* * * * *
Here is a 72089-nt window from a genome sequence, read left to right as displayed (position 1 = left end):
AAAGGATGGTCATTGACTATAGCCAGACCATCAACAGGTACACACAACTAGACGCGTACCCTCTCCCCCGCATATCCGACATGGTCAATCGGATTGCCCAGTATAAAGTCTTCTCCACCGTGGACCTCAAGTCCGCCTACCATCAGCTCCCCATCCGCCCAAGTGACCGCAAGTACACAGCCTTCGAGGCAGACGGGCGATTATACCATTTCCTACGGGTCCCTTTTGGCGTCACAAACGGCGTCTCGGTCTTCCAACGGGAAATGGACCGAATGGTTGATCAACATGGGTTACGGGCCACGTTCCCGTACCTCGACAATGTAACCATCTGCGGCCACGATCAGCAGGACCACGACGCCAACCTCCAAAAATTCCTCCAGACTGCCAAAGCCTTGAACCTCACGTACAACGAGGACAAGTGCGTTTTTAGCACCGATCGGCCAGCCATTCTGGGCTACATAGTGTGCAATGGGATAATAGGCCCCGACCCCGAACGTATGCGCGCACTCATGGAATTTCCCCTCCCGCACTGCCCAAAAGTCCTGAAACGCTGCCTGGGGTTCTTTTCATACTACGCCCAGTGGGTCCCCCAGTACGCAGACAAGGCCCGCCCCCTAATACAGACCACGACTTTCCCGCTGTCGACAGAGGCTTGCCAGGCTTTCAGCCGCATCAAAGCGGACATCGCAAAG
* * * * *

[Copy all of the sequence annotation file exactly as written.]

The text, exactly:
Here is a 72089-nt window from a genome sequence, read left to right as displayed (position 1 = left end):
AAAGGATGGTCATTGACTATAGCCAGACCATCAACAGGTACACACAACTAGACGCGTACCCTCTCCCCCGCATATCCGACATGGTCAATCGGATTGCCCAGTATAAAGTCTTCTCCACCGTGGACCTCAAGTCCGCCTACCATCAGCTCCCCATCCGCCCAAGTGACCGCAAGTACACAGCCTTCGAGGCAGACGGGCGATTATACCATTTCCTACGGGTCCCTTTTGGCGTCACAAACGGCGTCTCGGTCTTCCAACGGGAAATGGACCGAATGGTTGATCAACATGGGTTACGGGCCACGTTCCCGTACCTCGACAATGTAACCATCTGCGGCCACGATCAGCAGGACCACGACGCCAACCTCCAAAAATTCCTCCAGACTGCCAAAGCCTTGAACCTCACGTACAACGAGGACAAGTGCGTTTTTAGCACCGATCGGCCAGCCATTCTGGGCTACATAGTGTGCAATGGGATAATAGGCCCCGACCCCGAACGTATGCGCGCACTCATGGAATTTCCCCTCCCGCACTGCCCAAAAGTCCTGAAACGCTGCCTGGGGTTCTTTTCATACTACGCCCAGTGGGTCCCCCAGTACGCAGACAAGGCCCGCCCCCTAATACAGACCACGACTTTCCCGCTGTCGACAGAGGCTTGCCAGGCTTTCAGCCGCATCAAAGCGGACATCGCAAAG